2016 was a tad rocky for some folks, but in order to think about it on a positive note, I will forever remember it as the year I paid off my student loans. We are a little over 2 weeks into the new year, and I am already loving this new found freedom; there are still a lot of goals still to be completed, but with step one out of the way, they are seaming more and more possible. Cheers to all of the adventures ahead in 2017 :)

Saturday, January 7, 2017

New Year New Me

Quick update on where I am after my announcement of being debt-free in late November. I have been debt-free for a little over a month now. In that time, I have purchased long-term disability insurance through my employer, upped my 401k contribution to our company’s match of 6%, and am 3 months away from having my $10k emergency fund fully stocked.

I jumped the gun a little by upping my 401k contribution before having my emergency fund fully stocked, but due to recent deduction changes at my work, my paychecks are exactly the same in 2017 at 6% as they were last year when I was only contributing 1-2%. That being said, there was no harm inflicted on my saving schedule by jumping on the increase a few months early.

As for my emergency fund placement, I have decided on Capital One’s 360 Money Market Account. The runner up was Synchrony Bank’s MMA. Although Synchrony bank gives you the debit card access that Capital One does not, they both allow you to access your money fairly quickly should you need it. And if I remember correctly in my research, the both allow you to tie the MMA to your personal bank’s savings account where you can make the transfer if need be; Capital One’s processing time being a day or two quicker than Synchrony’s. What the decision ultimately came down to? Interest rates. For a sum of $10k or more, Synchrony offers 0.85% and Capital One offers 1.00%.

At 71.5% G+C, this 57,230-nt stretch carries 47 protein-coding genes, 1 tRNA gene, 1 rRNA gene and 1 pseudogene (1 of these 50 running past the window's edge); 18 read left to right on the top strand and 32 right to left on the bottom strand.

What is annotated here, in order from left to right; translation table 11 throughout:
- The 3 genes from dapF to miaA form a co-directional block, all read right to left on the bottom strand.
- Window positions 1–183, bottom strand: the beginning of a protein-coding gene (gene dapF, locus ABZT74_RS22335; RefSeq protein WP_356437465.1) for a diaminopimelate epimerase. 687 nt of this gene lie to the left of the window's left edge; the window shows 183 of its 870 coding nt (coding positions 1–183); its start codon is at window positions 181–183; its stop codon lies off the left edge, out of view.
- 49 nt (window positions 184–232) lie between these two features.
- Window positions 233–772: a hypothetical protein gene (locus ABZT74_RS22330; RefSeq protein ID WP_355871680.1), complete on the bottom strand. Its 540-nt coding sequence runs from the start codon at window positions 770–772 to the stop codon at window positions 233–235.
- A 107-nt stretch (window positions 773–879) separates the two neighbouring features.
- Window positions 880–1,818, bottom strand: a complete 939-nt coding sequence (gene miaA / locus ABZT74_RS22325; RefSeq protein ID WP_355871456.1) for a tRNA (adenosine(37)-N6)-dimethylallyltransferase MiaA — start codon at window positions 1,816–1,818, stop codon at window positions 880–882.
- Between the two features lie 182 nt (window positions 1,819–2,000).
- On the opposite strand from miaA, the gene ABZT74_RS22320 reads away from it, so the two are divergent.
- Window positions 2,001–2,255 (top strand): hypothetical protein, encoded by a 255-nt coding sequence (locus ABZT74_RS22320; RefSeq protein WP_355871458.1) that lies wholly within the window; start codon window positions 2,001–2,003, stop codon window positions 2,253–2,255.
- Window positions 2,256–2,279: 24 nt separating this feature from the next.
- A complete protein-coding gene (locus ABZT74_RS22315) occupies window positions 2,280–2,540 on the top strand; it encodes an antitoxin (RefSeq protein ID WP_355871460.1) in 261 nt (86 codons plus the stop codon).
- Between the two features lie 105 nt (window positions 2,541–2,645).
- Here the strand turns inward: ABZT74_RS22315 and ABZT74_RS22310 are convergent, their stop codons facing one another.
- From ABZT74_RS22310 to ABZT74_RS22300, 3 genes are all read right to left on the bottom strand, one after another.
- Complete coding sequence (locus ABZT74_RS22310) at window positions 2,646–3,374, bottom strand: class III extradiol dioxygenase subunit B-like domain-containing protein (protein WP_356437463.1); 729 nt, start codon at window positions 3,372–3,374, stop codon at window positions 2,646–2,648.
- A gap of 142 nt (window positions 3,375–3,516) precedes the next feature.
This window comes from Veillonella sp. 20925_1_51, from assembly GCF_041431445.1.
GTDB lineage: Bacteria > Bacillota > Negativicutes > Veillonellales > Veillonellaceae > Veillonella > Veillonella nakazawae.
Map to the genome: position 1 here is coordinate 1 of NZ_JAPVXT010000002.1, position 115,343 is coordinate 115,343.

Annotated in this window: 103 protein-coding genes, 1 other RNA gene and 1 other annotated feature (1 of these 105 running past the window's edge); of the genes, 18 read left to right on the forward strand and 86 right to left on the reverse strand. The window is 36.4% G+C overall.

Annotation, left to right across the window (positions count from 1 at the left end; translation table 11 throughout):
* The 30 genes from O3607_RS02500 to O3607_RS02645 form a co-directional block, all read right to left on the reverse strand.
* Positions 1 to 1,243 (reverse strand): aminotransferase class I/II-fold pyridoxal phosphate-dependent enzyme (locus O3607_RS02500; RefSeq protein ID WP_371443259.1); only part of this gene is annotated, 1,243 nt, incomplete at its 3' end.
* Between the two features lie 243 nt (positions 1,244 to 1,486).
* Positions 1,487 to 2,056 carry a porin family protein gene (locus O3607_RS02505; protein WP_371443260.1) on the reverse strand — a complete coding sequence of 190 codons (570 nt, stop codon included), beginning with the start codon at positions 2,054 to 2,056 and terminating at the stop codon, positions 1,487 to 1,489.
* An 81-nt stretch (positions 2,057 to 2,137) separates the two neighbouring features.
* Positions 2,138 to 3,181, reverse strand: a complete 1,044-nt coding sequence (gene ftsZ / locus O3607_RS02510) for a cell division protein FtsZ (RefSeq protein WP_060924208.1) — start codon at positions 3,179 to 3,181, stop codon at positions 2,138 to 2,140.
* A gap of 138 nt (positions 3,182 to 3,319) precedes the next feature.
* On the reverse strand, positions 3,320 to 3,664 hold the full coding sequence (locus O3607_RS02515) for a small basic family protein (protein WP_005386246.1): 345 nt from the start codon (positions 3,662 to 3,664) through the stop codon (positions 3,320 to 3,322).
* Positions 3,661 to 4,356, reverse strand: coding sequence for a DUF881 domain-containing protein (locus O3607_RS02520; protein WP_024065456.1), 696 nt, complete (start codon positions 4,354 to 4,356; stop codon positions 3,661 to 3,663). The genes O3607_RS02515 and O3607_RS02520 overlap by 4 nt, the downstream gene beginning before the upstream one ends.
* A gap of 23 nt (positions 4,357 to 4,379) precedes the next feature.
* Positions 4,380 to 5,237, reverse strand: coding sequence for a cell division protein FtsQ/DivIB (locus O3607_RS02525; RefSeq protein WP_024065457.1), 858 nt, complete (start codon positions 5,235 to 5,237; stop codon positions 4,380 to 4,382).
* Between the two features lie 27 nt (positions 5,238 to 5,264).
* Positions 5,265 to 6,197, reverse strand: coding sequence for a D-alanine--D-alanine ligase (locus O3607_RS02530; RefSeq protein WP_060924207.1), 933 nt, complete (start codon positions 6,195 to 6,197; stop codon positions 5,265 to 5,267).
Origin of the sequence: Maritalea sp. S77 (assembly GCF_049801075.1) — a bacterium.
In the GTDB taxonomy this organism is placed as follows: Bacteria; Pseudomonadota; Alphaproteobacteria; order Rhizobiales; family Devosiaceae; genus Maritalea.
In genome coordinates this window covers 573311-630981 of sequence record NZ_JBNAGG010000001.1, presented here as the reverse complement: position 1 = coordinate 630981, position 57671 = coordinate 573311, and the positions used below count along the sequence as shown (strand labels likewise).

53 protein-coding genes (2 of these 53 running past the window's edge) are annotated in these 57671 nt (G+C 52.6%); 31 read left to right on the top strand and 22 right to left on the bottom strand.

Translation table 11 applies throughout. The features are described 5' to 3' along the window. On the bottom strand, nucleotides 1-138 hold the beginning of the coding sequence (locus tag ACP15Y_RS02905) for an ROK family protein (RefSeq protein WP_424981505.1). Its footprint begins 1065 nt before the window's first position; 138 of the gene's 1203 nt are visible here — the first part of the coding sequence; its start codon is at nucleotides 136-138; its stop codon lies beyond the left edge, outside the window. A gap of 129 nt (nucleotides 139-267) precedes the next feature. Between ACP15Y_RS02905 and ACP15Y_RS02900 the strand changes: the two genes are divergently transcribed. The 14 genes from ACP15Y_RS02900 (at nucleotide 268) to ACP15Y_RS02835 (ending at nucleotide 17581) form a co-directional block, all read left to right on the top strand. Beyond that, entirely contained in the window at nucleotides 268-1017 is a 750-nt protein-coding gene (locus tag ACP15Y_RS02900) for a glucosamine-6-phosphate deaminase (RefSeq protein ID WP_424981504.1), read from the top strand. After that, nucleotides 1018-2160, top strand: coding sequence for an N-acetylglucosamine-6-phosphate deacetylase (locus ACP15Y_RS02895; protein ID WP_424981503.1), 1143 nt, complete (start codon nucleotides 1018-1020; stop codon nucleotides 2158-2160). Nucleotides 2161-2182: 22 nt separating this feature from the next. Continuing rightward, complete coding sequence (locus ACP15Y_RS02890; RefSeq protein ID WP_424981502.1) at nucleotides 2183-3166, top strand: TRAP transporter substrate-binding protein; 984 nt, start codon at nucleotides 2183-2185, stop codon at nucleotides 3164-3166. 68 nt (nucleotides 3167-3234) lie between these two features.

After my emergency fund is fully stocked (hopefully March/April), I will open a Roth IRA. Since my goal is to allocate 15% of my gross income into retirement accounts, I need to contribute the remaining 9% (after my 6% 401k contribution) to this Roth IRA. Why not just 3% into Roth since my company is matching my 6% giving me an overall of 12%? Glad you asked. Because I have learned that you do not count matches as a part of your 15% contribution; I will be thinking of the 6% match as simply gravy.

So this is where I am. I feel behind in comparison to some friends my age, but I feel ahead in comparison to others. At the end of the day, I am 29, and am thinking I’m right where I need to be in order to set up the rest of my financial life for success. Should I have picked another college where I needed very little to no loans? Maybe. Should I have started a Roth IRA at 16 when I got my first job? Maybe. Should I beat myself up for what I did/didn’t do in the past, and succumb to a life full of minimum payments in addition to paycheck to paycheck living? No. 29 might not be the ideal age to finally be debt-free and start building a net worth, but it beats the pants off of 39 or 49 or 59. That is what I have to remind myself when I start comparing to those around me. This is not to say there is anything wrong with becoming debt-free and building a net worth at 39, 49 or 59, because that also beats the pants off of never doing it. I am merely allowing myself the grace to be okay with where I am.

In my studying, I have read that a lot of folks state the time in-between debt pay-off and wealth building is where the momentum starts to die. The two main scenarios around losing momentum are:

1. People fall into the “normal” trap of buying the things they couldn’t afford while in debt. They tend to get excited about becoming debt-free from student loans, medical bills, and credit cards all to have the “money” for a new car, new wardrobe, or new home, and the debt slowly but surely begins to exist again.

2. People continue to live a debt-free lifestyle (yay), but never invest which leaves them with absolutely no wealth (boo).

I still have SO much to learn about the financial world, and am so excited for you all to be on this journey with me! Cheers to not losing momentum in 2017!!